Annual Report on Ukrainian Philanthropy in 2011


The Association of Philanthropists of Ukraine recently published their annual report on Ukrainian philanthropy in 2011. The report is compiled from surveys conducted in two phases, November-December 2011 and January-February 2012.

Eighty-six individuals involved in philanthropy, volunteerism, and corporate social responsibility along with prominent community activists, journalists, businessmen, and educators participated in the survey. They identified what they felt were the best projects and events, which public personalities are most active in the philanthropic sphere, the organizations which are the most transparent, and analyzed problems in the charitable sector.

The report is based on the results of a survey titled Philanthropy in Ukraine—2011. The idea for the survey was proposed by the Association of Philanthropists of Ukraine. Community Space and RegioNews financed the survey and media partners were NovaUkraina and web portals.

“A course of chemotherapy for one cancer patient, which includes not only drugs, but surgical interventions and radiation therapy, consists of 10-15 cycles. Each cycle costs an average of $300 to $5000, sometimes more. In between cycles patients often need to boost their white blood cell count.

One injection of the medicine used to stimulate white blood cell production costs between $100 and $1000; and each patient needs between 5 and 7 doses. State funding covers only about 10% of the cost, so the majority has to be paid for by patients. Obviously, not every family has that kind of money, so, if it weren’t for philanthropists, we would lose many of our children,” explains Ms. Oksana, mother of a 6 year old cancer patient and client of Caritas in L’viv.

20 year old Sashko Bystrychenko:
“I first learned I had cancer in April 2008. My spine hurt like crazy. I went to the doctor with my mother and we were told that my pain was from a draft. I was prescribed an analgesic. My spine hurt less for a while but by the end of July my legs went numb. Because of a tumour in my chest cavity, I don’t feel anything below my ribcage, or on the right side of my face (muscles, eye and ear). I’ve gone to Odesa, L’viv, Kyiv, Germany, and Russia for treatment. The hardest part of treatment is finding the money to pay for it. If it wasn’t for the kindness of philanthropists, who knows if I’d be alive.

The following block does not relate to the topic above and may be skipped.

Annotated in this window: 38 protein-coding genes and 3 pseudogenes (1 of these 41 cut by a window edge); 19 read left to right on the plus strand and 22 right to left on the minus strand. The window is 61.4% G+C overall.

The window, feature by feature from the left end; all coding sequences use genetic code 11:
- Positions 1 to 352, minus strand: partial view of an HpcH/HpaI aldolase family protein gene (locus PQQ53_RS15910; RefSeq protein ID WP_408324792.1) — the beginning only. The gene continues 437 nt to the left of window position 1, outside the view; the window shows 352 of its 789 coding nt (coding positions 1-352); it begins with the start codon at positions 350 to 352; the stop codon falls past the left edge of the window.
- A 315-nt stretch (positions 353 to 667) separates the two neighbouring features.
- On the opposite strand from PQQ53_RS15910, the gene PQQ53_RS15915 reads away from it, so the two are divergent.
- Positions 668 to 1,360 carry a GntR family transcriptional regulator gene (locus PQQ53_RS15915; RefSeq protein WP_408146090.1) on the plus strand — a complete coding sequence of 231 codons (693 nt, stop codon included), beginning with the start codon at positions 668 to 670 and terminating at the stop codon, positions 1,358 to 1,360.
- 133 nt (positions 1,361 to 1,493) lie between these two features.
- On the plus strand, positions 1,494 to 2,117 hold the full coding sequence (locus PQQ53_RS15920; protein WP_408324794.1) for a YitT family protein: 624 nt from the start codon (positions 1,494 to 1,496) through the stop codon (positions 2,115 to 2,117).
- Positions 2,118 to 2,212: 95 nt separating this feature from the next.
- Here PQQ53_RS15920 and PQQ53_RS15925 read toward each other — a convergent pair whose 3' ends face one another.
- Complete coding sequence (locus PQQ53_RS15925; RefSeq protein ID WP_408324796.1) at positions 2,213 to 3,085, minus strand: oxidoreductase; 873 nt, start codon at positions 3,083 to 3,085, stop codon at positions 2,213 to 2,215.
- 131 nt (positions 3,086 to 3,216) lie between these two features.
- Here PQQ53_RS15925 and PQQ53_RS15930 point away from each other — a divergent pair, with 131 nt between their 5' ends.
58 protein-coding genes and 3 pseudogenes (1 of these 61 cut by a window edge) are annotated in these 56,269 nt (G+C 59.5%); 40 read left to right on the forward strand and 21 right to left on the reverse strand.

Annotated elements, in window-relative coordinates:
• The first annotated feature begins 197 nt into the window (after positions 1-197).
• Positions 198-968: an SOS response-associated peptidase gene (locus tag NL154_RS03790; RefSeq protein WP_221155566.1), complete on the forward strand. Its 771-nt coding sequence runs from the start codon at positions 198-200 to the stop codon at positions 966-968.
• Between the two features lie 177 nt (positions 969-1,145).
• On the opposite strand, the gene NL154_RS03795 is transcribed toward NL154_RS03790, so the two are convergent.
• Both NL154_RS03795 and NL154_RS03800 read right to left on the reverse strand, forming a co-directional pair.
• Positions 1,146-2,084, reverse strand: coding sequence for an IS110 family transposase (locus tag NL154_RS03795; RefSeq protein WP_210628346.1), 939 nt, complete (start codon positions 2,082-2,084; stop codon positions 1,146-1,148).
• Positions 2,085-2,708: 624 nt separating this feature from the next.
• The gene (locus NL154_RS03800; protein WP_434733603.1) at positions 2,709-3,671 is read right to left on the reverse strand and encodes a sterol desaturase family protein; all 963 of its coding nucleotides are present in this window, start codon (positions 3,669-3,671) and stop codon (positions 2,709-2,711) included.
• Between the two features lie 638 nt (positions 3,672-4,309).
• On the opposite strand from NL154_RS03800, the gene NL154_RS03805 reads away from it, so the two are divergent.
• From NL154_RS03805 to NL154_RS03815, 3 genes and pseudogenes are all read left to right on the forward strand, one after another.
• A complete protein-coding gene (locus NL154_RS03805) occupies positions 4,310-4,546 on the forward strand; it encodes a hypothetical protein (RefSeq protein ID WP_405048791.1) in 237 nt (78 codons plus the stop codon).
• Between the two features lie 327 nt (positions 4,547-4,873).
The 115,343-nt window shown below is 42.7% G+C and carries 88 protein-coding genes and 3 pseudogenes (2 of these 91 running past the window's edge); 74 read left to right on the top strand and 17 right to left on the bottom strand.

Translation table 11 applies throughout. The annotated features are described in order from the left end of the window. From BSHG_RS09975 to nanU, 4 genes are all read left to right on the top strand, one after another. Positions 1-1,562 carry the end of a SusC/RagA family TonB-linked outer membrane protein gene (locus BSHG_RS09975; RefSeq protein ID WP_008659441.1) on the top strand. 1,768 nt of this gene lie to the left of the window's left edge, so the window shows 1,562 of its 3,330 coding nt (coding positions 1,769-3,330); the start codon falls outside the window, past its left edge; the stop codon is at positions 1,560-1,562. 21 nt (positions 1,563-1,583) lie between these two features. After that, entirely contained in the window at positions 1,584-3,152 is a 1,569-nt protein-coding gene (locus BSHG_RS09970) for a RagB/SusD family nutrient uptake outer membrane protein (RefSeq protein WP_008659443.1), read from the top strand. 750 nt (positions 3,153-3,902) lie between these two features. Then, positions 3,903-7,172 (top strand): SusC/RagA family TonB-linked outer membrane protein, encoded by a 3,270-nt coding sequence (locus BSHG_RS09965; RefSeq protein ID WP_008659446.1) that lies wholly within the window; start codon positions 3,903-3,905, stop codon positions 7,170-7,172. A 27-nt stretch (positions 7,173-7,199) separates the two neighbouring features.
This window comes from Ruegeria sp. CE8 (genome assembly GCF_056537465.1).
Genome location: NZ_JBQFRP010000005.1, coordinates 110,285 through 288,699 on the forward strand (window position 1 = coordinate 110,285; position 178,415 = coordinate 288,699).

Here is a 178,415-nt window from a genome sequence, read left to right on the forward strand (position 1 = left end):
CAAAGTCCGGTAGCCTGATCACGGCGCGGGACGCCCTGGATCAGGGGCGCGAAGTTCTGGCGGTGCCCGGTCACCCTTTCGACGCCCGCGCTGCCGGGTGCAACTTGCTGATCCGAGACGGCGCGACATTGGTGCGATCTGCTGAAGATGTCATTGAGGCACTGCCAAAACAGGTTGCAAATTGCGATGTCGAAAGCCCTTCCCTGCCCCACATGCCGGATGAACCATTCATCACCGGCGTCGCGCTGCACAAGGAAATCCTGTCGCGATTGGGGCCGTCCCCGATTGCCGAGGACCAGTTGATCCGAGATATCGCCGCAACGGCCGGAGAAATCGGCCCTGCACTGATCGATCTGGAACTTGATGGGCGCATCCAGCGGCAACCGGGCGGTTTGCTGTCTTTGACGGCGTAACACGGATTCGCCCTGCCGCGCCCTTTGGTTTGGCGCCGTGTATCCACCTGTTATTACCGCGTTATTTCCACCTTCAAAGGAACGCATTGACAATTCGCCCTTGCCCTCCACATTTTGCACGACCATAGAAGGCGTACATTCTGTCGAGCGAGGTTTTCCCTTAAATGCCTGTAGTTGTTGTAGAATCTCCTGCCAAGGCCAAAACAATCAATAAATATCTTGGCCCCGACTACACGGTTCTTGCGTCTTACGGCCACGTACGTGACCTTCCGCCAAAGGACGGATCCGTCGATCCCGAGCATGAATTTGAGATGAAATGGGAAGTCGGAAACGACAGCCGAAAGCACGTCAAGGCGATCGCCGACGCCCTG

What do I want? I dream of being normal—of overcoming my disease, walking again, speaking, hiking, etc. I am happiest when friends or volunteers come to visit me. I speak Ukrainian, Russian, and English and am learning German. I am learning how to create web sites using HTML-CSS-PHP and perfecting my Photoshop skills.”

A month of treatment changes children and adults. Children make new friends & lose others, tens of little lives pass before their eyes. Maybe for that reason, you see a unique look in the eyes of children with cancer at the Western Ukrainian Specialized Children’s Medical Centre. Regardless of their age, they all mature.

No country can totally fund treating cancer in children. For this reason, many countries give tax breaks to businesses and entrepreneurs who make donations to help pay for treating childhood cancer. Youngsters with cancer also obtain help from religious, and community organizations. Ukrainians can only hope for the day when Bavarian standards become the norm here. In Bavaria instead of buying live flowers for a funeral they buy fake flowers and donate the money they saved to organizations that work to cure childhood cancer. Paediatric Oncology is a mirror which reflects society’s values.

Lilya Slyvka, Family friend of the Sydoriv Family who’s 5 year old Yurchyk had cancer:
“Yurchyk was only 2 when he was diagnosed with a retroperitoneal tumour. For the next three years he underwent treatment. It’s difficult to imagine how his parents dealt with this. I know Yurchyk’s mother very well and how difficult this time was for her, she desperately waited for his birth.

The family needed moral and financial support. There were multiple trips to Moscow and Kyiv. Many of their family and friends, even strangers and organizations helped the family.

On behalf of the family, I would like to thank Caritas Ukraine for their understanding, financial support and concern. Unfortunately, Yurchyk couldn’t be saved. But I am truly grateful to everyone who fought to save his life.”

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